The courage and ingenuity of humans when pushed to the limit is a lingering theme in the literature. What are we capable of? What hidden reserves can we tap into?
Also familiar: authors confronting these questions against the backdrop of World War II. Its oppressive threats, obnoxious actors and vast imprint provide countless settings and situations for a gripping storytelling.
A recent series of novels, all set during the conflict, places women center stage, exploring their contributions to the war effort as well as their resilience and sacrifice. Each well-researched book (all inspired by real events) gives readers the opportunity to learn and reflect, while leafing through an invigorating, richly painted tale.
Best-selling author Kate Quinn’s “The Rose Code” zooms in on Bletchley Park, the top-secret UK campus of Allied code-breakers, one character dubbed “Britain’s biggest bloody lunatic asylum.” It’s both an apt depiction of the colorful characters moving between code huts in 1940 and a foreshadowing of a key plot point set in the side storyline eight years into the future.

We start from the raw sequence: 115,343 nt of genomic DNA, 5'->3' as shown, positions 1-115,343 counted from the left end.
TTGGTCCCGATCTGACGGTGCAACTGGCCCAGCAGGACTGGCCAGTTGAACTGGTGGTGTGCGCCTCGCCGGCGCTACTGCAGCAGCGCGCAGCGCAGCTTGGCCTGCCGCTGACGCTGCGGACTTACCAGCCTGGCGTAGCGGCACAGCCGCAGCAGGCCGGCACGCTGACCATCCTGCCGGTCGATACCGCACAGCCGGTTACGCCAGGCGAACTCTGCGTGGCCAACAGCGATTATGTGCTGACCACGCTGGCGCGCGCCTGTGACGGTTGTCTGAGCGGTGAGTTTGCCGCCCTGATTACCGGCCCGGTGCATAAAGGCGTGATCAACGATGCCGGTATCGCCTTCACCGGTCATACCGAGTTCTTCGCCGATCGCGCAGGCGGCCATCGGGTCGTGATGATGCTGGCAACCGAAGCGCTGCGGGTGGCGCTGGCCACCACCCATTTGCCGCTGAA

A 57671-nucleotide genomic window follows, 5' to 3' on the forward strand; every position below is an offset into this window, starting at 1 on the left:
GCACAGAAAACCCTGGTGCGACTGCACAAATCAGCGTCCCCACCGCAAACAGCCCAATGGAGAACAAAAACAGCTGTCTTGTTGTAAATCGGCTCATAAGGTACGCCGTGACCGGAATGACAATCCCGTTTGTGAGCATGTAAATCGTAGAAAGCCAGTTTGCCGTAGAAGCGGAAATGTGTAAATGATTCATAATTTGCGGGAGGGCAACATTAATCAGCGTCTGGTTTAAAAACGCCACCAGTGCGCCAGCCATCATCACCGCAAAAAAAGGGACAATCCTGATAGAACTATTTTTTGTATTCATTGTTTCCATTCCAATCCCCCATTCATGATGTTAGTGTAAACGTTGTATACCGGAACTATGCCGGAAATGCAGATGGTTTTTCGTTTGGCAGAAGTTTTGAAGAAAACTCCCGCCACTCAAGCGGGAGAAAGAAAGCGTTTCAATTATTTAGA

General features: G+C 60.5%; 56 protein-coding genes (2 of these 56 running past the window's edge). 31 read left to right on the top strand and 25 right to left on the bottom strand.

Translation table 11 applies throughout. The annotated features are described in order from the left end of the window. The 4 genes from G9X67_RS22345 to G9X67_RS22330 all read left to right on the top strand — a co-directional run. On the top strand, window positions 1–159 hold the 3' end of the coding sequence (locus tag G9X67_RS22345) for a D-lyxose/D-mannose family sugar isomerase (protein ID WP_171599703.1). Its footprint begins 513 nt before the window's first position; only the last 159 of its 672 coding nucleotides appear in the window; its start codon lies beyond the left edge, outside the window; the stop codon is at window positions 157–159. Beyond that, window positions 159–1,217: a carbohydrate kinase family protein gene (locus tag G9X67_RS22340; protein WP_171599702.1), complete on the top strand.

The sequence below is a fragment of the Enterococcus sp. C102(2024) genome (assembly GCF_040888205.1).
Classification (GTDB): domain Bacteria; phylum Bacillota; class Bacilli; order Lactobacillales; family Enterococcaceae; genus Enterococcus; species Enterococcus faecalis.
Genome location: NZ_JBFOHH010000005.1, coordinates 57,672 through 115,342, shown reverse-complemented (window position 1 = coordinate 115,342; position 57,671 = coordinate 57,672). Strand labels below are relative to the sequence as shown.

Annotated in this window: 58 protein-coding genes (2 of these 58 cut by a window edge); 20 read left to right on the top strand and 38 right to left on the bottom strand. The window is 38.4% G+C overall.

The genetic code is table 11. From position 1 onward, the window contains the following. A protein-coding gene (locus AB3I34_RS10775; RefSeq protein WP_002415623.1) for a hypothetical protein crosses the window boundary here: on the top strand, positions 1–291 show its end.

Three complex heroines form the heart of Quinn’s compelling story. There’s quick-witted socialite Osla to prove that she’s anything but a “dumb deb”; the brilliant Beth struggling with constant doubts and a stifling mother; and motivated working-class Mab whose fun tusks obscure painful secrets. Around the trio swirls the plot of a saga – betrayals, traitors, breakthroughs and losses, victories, growth and great love.
The decryption work is impressive; The people of Bletchley Park spend grueling hours and push the limits of their mental capacities. But sometimes the story gets bogged down in descriptions of complex machines and processes, leaving those less inclined to crypto a little confused.
The madness of war – its flashes of meteoric violence, shifting alliances and unthinkable barbarism – permeates history. The same is true of the burden of secrecy demanded by Bletchley Park. The women and men who walked through the doors of the establishment were not allowed to talk about their work, thus enduring the vitriol – and worse – of those who believed they were shirking their patriotic duties.
“The Rose Code” delivers a clever, well-crafted story that culminates in a thrilling and solid conclusion.
Duty or conscience?